John and Jane in Thailand

J and J have escaped the hurly-burly of life in the USA.

Viet Nam

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Life here at the beach is easy, some would say even too easy.  You would think the time would pass slowly without a schedule to follow, without time constrictions, without obligation.  It is oh so easy to let things slide because there is no sense of urgency, no one looking over your shoulder, no one to answer to except yourself.  But time keeps on moving, albeit, at a gentler pace but moving on at a steady pace.  In other words, we went to Viet Nam in July and I have yet to post the photographs.  Time has caught up with me; in a week we leave for Indonesia where we will be diving for 10 days and I will definitely want to post something of that trip.  One of the reasons I’ve put off doing this VN post is that although I thoroughly enjoyed seeing the remarkable landscape and the sights of Hanoi, I was uncomfortable with the people.  Not because we are Americans, but because so many saw foreigners as cash machines to be scammed at every opportunity.  This is not an attitude we’ve experienced here in Thailand or other parts of SE Asia so it took us by surprise.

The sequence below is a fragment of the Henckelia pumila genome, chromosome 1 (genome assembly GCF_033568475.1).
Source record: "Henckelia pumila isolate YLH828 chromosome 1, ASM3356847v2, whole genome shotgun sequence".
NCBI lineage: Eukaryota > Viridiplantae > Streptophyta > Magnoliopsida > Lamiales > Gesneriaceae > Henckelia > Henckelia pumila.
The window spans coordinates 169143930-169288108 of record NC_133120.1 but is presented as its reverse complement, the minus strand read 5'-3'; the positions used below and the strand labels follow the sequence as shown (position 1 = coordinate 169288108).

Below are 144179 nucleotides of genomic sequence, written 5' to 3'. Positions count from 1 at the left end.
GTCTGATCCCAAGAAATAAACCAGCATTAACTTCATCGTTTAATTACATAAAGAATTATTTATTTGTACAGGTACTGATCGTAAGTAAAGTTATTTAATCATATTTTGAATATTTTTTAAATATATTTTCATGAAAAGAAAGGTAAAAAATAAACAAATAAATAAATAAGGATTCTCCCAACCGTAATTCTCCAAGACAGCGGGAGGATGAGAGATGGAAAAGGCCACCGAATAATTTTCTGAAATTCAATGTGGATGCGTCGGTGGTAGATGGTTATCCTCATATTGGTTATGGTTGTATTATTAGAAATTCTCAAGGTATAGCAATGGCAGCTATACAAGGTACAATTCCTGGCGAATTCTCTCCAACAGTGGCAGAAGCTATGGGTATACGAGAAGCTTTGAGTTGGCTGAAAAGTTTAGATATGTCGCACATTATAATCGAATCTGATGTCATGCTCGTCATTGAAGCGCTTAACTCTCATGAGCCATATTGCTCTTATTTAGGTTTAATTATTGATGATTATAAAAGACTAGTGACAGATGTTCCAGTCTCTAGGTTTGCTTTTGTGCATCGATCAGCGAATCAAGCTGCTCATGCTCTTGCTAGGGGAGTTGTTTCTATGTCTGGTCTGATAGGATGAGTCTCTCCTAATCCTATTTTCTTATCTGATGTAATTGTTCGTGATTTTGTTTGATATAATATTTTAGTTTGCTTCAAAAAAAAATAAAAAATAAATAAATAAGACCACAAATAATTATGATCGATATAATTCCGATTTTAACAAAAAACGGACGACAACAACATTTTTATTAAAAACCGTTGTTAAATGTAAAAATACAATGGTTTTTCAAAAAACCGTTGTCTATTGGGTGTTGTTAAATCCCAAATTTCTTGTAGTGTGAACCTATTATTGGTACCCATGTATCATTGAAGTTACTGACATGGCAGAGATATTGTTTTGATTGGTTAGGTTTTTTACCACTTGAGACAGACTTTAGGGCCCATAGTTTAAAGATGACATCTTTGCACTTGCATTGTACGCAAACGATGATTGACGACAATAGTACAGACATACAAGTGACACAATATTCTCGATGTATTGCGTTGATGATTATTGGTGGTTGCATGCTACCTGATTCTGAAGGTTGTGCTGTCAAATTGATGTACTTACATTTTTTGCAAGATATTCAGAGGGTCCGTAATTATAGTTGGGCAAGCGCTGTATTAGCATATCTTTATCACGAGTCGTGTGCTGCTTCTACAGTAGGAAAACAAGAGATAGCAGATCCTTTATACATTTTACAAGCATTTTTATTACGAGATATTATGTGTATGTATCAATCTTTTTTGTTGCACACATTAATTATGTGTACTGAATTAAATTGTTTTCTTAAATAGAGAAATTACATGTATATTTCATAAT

Jennifer and Nathan completed their service in the Peace Corps in mid July but chose to travel a bit in the area before heading back to America.   We were able to join them for the northern Viet Nam leg of their journey; a real treat that wouldn’t have been possible if we still lived in the States.  I’ll just give you a quick synopsis of our travels then let the photos speak for themselves.  Taking a night train from Hanoi, we traveled ten hours to SaPa in the northern most reaches of Viet Nam (about 15 km from China).  It is an area in VN populated mostly with the Hill Tribe minorities, the most prominent one in SaPa being the Hmong.  We were there for three days then took the night train back to Hanoi where we boarded a bus to go to world famous HaLong Bay.  This UNESCO World Heritage Site features thousands of limestone karsts and isles in a myriad of sizes and shapes.  It also has many caves, one of which we were able to visit.  We cruised the bay on a two story junk, spending one night on the boat and one night on the biggest island, Cat Ba.  Back to Hanoi from where we took a day trip to “dry HaLong Bay”.  This area also has many, many limestone karsts but it is a river that lets us navigate through them.  Look carefully at the photos that include the boat handlers to see what technique they are using to row.  Back to Hanoi.  During our times in Hanoi, we went  to the Ethnology Museum (fabulous), Ho Chi Min Museum (fascinating), Hanoi Hilton Memorial (you may have to be a certain age to understand), Temple of Literature, and to a Water Puppet show.  We did not go to the site where John McCain was shot down.  Viet Nam has some of the world’s best coffee and they know how to brew it.  We spent some wonderful time sitting in coffee shops enjoying the traditions the French left behind.  That’s it in a nut shell.  I hope you enjoy the images.

 

Written by Jane Estes

September 5, 2011 at 2:33 pm

Posted in Uncategorized

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